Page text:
Brooks C. Mendell, Ph.D.

    Author of: Loving Trees is Not Enough:

                      Communication Skills for Natural Resource Professionals

Click Here to purchase this book through

About the Author Keynote Speaking & Workshops Free Articles Upcoming Events Contact the Author

Book Excerpt

From Chap. 3 on Negotiation...
Telephone negotiations, like telephone interviews, tend to be shorter and may produce additional misunderstandings. Risk comes with speed. Without the benefit of body language and eye contact, both parties have difficulty perceiving inclinations or commitment.

read more    

Free Newsletter

Sign up to receive our free monthly newsletter with valuable information and articles of interest.

sign up    

Number 7, July 2007



Giving Constructive Criticism


Successful managers provide timely and specific positive and constructive feedback to their employees and colleagues.  However, corrective, constructive criticism is harder to provide than positive, reinforcing feedback. Done poorly, it can be unnecessarily confrontational and emotional. Giving effective, constructive criticism involves three discrete steps.

1. Provide constructive feedback in a one-on-one setting. State the purpose of the meeting with something like, “I want to give you some feedback on your work.” Do not give feedback during lunch; give it in a one-on-one, private session. A feedback session is not a long, rambling monologue; this dilutes its purpose and power. Deliver the message in a single, focused conversation with no small talk.

2. Be specific. Specify what is wrong and how it must improve relative to previously stated expectations. Simply identifying what’s wrong is not corrective and does not explain why the behavior is problematic. Focus on behaviors, not the person. Constructive criticism should focus on specific actions or behaviors that the person can change or do something about.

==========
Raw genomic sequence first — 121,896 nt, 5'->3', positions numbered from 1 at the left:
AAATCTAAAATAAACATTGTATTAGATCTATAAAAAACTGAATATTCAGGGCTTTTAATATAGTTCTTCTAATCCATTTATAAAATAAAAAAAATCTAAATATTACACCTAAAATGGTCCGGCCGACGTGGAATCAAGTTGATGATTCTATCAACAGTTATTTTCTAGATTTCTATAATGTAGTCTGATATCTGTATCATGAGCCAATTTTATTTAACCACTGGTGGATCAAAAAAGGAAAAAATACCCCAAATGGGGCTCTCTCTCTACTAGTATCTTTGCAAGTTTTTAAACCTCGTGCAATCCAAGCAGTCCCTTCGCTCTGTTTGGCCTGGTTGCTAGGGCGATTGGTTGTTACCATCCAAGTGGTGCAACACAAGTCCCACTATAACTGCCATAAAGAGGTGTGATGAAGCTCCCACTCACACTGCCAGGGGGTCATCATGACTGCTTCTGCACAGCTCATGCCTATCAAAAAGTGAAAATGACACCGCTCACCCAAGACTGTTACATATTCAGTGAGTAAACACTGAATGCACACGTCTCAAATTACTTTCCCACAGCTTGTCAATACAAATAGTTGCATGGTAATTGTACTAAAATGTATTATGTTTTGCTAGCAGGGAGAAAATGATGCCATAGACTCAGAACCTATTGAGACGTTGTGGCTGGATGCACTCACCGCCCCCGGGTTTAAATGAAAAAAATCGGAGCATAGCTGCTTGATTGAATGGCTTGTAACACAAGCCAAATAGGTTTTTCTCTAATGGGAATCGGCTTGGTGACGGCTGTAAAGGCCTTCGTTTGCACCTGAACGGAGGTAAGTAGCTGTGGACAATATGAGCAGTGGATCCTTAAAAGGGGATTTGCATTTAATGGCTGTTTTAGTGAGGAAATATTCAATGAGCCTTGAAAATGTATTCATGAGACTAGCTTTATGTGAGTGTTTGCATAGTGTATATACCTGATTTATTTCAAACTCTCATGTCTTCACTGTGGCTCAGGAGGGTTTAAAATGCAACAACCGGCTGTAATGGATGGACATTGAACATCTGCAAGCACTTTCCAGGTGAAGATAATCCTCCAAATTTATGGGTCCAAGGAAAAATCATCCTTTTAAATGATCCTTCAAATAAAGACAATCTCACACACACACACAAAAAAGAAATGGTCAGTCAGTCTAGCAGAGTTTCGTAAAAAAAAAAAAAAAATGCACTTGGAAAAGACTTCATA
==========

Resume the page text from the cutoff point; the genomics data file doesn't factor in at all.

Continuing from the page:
Avoid generalizations such as “You are always late” or “You are rude”; these are easily countered with one example. Instead, say something specific, such as, “When Mr. Jones arrived at our store you did not greet him or shake his hand.” If an employee failed to provide enough details or figures in a project proposal, specify what kind of additional information was needed. Then ask questions to confirm their understanding of the feedback. Focus on the behavior and actions you want changed, not the person.

3. Reinforce the relationship. Since the criticism concerned a specific action or performance level and not the person, do not rationalize the behavior for the person or analyze the situation. You want a behavior change, not a therapy session. A manager should send the message that he or she values the person, but not the specific behavior or performance in question. This is part of an ongoing, productive working relationship.

It is kind and honest to let employees and colleagues know exactly where they stand. Effective feedback requires direct, truthful communication. Sometimes, it can be more direct than people are used to, but the most successful teams and organizations communicate directly. Over time, such direct communication helps build honest, open relationships between managers and employees.


The Loving Trees Newsletter.  Copyright © 2007 Brooks C Mendell.  All rights reserved. We welcome sharing this newsletter in whole or in part if properly cited and attributed.